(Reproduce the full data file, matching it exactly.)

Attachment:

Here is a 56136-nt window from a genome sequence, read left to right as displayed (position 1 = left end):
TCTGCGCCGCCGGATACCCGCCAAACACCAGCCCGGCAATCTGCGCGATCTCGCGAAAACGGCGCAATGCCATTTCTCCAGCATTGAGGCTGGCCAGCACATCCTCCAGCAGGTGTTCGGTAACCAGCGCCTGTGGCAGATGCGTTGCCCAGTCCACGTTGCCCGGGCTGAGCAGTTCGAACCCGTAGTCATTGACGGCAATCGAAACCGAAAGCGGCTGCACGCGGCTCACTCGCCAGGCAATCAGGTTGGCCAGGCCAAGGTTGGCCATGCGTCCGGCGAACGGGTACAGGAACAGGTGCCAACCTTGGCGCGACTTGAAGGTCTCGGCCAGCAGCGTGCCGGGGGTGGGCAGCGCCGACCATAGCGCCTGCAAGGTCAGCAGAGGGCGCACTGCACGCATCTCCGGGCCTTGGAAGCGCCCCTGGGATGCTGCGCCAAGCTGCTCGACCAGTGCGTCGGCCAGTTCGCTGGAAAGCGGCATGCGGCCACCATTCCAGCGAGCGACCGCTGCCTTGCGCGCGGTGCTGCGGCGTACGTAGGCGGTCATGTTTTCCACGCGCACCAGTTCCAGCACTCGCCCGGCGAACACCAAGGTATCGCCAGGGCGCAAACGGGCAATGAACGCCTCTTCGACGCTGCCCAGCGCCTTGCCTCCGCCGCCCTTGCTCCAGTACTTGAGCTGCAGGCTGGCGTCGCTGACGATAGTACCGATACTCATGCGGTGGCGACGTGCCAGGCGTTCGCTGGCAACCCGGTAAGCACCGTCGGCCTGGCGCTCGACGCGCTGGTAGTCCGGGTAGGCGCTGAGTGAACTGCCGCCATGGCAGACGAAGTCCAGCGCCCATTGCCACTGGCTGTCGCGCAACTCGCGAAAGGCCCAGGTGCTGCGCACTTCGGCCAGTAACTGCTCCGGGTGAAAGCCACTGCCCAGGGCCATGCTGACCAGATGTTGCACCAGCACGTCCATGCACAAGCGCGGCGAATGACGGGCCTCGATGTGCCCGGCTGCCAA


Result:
Here is a 56136-nt window from a genome sequence, read left to right as displayed (position 1 = left end):
TCTGCGCCGCCGGATACCCGCCAAACACCAGCCCGGCAATCTGCGCGATCTCGCGAAAACGGCGCAATGCCATTTCTCCAGCATTGAGGCTGGCCAGCACATCCTCCAGCAGGTGTTCGGTAACCAGCGCCTGTGGCAGATGCGTTGCCCAGTCCACGTTGCCCGGGCTGAGCAGTTCGAACCCGTAGTCATTGACGGCAATCGAAACCGAAAGCGGCTGCACGCGGCTCACTCGCCAGGCAATCAGGTTGGCCAGGCCAAGGTTGGCCATGCGTCCGGCGAACGGGTACAGGAACAGGTGCCAACCTTGGCGCGACTTGAAGGTCTCGGCCAGCAGCGTGCCGGGGGTGGGCAGCGCCGACCATAGCGCCTGCAAGGTCAGCAGAGGGCGCACTGCACGCATCTCCGGGCCTTGGAAGCGCCCCTGGGATGCTGCGCCAAGCTGCTCGACCAGTGCGTCGGCCAGTTCGCTGGAAAGCGGCATGCGGCCACCATTCCAGCGAGCGACCGCTGCCTTGCGCGCGGTGCTGCGGCGTACGTAGGCGGTCATGTTTTCCACGCGCACCAGTTCCAGCACTCGCCCGGCGAACACCAAGGTATCGCCAGGGCGCAAACGGGCAATGAACGCCTCTTCGACGCTGCCCAGCGCCTTGCCTCCGCCGCCCTTGCTCCAGTACTTGAGCTGCAGGCTGGCGTCGCTGACGATAGTACCGATACTCATGCGGTGGCGACGTGCCAGGCGTTCGCTGGCAACCCGGTAAGCACCGTCGGCCTGGCGCTCGACGCGCTGGTAGTCCGGGTAGGCGCTGAGTGAACTGCCGCCATGGCAGACGAAGTCCAGCGCCCATTGCCACTGGCTGTCGCGCAACTCGCGAAAGGCCCAGGTGCTGCGCACTTCGGCCAGTAACTGCTCCGGGTGAAAGCCACTGCCCAGGGCCATGCTGACCAGATGTTGCACCAGCACGTCCATGCACAAGCGCGGCGAATGACGGGCCTCGATGTGCCCGGCTGCCAA